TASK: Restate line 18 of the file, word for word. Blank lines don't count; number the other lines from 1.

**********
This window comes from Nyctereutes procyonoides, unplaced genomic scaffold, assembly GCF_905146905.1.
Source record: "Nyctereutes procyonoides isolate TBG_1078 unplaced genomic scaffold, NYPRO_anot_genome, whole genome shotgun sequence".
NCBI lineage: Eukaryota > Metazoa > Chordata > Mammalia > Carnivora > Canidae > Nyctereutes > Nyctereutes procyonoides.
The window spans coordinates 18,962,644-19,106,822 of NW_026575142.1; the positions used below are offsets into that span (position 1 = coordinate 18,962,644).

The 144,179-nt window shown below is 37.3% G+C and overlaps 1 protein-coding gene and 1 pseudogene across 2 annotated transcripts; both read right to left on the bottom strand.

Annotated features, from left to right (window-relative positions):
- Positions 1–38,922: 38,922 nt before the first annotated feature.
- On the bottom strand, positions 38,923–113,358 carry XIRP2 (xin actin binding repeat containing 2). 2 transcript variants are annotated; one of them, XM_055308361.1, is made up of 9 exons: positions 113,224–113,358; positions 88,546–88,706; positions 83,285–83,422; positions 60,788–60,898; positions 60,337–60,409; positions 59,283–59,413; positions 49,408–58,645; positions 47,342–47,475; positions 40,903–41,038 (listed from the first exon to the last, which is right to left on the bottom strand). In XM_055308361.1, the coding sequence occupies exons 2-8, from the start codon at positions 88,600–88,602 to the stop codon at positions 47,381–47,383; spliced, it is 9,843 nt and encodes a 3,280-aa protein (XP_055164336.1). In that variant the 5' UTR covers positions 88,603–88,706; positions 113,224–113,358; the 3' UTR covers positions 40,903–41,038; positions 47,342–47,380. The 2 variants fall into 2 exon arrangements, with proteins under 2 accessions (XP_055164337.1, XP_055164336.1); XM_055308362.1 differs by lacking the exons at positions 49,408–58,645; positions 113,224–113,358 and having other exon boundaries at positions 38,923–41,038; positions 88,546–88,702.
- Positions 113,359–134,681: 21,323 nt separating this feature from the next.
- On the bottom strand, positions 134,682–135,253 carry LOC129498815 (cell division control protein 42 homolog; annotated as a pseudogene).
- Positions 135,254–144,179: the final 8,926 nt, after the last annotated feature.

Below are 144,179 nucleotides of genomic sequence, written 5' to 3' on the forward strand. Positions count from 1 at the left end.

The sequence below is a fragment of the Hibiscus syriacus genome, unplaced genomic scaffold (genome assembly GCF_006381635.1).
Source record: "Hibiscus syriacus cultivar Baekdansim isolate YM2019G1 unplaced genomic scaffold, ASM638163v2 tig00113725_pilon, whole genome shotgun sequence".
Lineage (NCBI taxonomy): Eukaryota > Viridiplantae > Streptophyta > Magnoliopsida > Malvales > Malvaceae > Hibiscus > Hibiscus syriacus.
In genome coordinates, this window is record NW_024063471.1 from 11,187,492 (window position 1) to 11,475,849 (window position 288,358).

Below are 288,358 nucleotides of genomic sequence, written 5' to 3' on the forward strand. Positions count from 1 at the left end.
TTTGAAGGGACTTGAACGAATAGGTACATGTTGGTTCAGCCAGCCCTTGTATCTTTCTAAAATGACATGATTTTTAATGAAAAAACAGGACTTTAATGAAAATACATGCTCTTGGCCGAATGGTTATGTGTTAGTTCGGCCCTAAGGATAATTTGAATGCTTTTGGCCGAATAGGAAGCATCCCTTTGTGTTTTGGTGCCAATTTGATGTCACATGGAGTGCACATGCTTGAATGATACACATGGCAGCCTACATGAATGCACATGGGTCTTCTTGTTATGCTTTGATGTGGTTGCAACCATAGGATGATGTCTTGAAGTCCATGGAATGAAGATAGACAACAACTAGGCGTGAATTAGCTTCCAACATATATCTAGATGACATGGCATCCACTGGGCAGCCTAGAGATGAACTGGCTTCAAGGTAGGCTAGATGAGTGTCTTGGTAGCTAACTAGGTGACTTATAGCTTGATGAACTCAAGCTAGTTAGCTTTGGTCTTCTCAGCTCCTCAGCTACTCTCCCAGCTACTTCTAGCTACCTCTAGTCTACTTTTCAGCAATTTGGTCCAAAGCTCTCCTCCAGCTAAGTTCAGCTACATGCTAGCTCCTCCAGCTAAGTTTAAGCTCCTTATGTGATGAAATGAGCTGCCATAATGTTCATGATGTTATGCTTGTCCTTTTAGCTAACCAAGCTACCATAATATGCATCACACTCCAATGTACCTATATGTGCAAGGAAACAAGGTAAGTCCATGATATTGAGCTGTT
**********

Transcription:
TTTGAAGGGACTTGAACGAATAGGTACATGTTGGTTCAGCCAGCCCTTGTATCTTTCTAAAATGACATGATTTTTAATGAAAAAACAGGACTTTAATGAAAATACATGCTCTTGGCCGAATGGTTATGTGTTAGTTCGGCCCTAAGGATAATTTGAATGCTTTTGGCCGAATAGGAAGCATCCCTTTGTGTTTTGGTGCCAATTTGATGTCACATGGAGTGCACATGCTTGAATGATACACATGGCAGCCTACATGAATGCACATGGGTCTTCTTGTTATGCTTTGATGTGGTTGCAACCATAGGATGATGTCTTGAAGTCCATGGAATGAAGATAGACAACAACTAGGCGTGAATTAGCTTCCAACATATATCTAGATGACATGGCATCCACTGGGCAGCCTAGAGATGAACTGGCTTCAAGGTAGGCTAGATGAGTGTCTTGGTAGCTAACTAGGTGACTTATAGCTTGATGAACTCAAGCTAGTTAGCTTTGGTCTTCTCAGCTCCTCAGCTACTCTCCCAGCTACTTCTAGCTACCTCTAGTCTACTTTTCAGCAATTTGGTCCAAAGCTCTCCTCCAGCTAAGTTCAGCTACATGCTAGCTCCTCCAGCTAAGTTTAAGCTCCTTATGTGATGAAATGAGCTGCCATAATGTTCATGATGTTATGCTTGTCCTTTTAGCTAACCAAGCTACCATAATATGCATCACACTCCAATGTACCTATATGTGCAAGGAAACAAGGTAAGTCCATGATATTGAGCTGTT